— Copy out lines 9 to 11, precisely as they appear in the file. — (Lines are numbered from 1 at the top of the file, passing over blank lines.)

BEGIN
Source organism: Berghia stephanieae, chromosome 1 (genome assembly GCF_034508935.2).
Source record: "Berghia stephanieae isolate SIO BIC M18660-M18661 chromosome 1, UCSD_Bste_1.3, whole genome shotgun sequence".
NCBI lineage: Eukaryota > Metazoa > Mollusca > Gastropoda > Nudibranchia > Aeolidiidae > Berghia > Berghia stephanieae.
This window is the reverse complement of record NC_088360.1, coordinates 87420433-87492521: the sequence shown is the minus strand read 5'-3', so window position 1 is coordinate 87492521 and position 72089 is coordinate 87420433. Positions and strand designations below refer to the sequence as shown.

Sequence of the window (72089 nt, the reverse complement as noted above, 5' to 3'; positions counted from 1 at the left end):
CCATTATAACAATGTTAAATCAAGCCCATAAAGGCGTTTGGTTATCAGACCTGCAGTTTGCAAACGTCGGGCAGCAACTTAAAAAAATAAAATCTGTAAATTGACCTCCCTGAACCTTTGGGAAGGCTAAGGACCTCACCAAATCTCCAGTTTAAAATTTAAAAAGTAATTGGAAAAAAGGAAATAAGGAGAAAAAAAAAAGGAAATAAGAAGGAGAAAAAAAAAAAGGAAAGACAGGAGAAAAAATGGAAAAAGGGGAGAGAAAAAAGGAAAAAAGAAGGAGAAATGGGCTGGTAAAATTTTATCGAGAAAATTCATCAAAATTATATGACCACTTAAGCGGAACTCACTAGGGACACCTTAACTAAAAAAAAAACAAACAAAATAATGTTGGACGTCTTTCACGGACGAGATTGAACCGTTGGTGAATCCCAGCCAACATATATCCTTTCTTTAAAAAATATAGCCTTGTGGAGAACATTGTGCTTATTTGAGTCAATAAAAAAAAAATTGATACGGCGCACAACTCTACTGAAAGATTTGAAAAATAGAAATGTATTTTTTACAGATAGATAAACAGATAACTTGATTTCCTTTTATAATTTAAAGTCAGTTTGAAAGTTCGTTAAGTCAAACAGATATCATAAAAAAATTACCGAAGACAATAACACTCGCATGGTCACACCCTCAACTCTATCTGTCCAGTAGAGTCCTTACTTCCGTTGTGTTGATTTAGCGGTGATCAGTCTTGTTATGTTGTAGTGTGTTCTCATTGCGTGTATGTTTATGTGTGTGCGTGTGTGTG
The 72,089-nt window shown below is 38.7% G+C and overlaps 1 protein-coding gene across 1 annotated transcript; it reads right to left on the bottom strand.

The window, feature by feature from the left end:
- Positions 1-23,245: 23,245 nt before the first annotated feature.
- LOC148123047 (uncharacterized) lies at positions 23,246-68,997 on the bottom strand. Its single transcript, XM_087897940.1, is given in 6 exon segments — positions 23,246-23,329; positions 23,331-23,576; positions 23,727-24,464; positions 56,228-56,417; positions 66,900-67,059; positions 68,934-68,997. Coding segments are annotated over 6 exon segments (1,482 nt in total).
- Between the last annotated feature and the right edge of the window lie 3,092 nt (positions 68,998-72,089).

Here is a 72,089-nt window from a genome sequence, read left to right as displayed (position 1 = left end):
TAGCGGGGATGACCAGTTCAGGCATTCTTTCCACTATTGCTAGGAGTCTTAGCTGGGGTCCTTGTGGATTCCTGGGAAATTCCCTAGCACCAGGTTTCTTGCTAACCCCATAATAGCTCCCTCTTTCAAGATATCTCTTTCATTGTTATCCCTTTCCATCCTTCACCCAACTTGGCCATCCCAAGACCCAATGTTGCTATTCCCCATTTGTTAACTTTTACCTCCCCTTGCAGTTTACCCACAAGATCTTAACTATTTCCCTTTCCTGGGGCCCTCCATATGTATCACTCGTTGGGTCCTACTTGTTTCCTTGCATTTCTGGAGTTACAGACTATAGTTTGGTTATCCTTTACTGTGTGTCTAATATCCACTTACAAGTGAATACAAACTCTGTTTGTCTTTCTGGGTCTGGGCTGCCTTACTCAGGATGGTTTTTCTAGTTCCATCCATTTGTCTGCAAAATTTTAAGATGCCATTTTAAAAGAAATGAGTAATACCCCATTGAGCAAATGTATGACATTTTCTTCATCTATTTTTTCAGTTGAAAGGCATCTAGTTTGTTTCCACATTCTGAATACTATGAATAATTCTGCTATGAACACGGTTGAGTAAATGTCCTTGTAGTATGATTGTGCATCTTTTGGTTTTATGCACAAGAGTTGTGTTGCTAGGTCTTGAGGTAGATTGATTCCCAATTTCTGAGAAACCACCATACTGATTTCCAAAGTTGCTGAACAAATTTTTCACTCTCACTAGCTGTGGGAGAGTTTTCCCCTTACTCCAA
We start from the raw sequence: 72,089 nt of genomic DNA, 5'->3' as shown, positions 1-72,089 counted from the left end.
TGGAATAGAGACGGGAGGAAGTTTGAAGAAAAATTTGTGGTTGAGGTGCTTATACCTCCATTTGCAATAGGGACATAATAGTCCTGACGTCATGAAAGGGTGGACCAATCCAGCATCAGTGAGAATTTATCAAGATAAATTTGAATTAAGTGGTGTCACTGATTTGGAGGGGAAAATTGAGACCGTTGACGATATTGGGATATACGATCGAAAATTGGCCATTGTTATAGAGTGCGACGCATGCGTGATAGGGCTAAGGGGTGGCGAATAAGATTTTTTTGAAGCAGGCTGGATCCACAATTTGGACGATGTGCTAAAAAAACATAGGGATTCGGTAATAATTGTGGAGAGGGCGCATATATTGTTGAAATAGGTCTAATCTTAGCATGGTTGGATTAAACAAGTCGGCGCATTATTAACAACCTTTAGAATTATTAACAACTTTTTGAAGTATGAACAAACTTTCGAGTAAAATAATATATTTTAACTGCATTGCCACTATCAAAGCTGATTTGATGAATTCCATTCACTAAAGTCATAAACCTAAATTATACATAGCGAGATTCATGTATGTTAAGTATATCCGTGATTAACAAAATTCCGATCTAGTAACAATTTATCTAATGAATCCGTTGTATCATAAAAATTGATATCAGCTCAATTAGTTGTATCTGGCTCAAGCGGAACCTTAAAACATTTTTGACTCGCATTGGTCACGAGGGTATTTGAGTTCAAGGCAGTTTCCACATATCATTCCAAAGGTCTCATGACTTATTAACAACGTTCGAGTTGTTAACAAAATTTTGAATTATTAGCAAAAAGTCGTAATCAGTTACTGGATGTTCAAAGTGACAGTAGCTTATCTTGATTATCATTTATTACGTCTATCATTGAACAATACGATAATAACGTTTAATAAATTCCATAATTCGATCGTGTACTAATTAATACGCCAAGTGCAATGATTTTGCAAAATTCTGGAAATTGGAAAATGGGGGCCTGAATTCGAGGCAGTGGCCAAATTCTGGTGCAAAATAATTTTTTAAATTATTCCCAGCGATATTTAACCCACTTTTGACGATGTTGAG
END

- Positions 1-23,245: 23,245 nt before the first annotated feature.
- LOC148123047 (uncharacterized) lies at positions 23,246-68,997 on the bottom strand. Its single transcript, XM_087897940.1, is given in 6 exon segments — positions 23,246-23,329; positions 23,331-23,576; positions 23,727-24,464; positions 56,228-56,417; positions 66,900-67,059; positions 68,934-68,997. Coding segments are annotated over 6 exon segments (1,482 nt in total).
- Between the last annotated feature and the right edge of the window lie 3,092 nt (positions 68,998-72,089).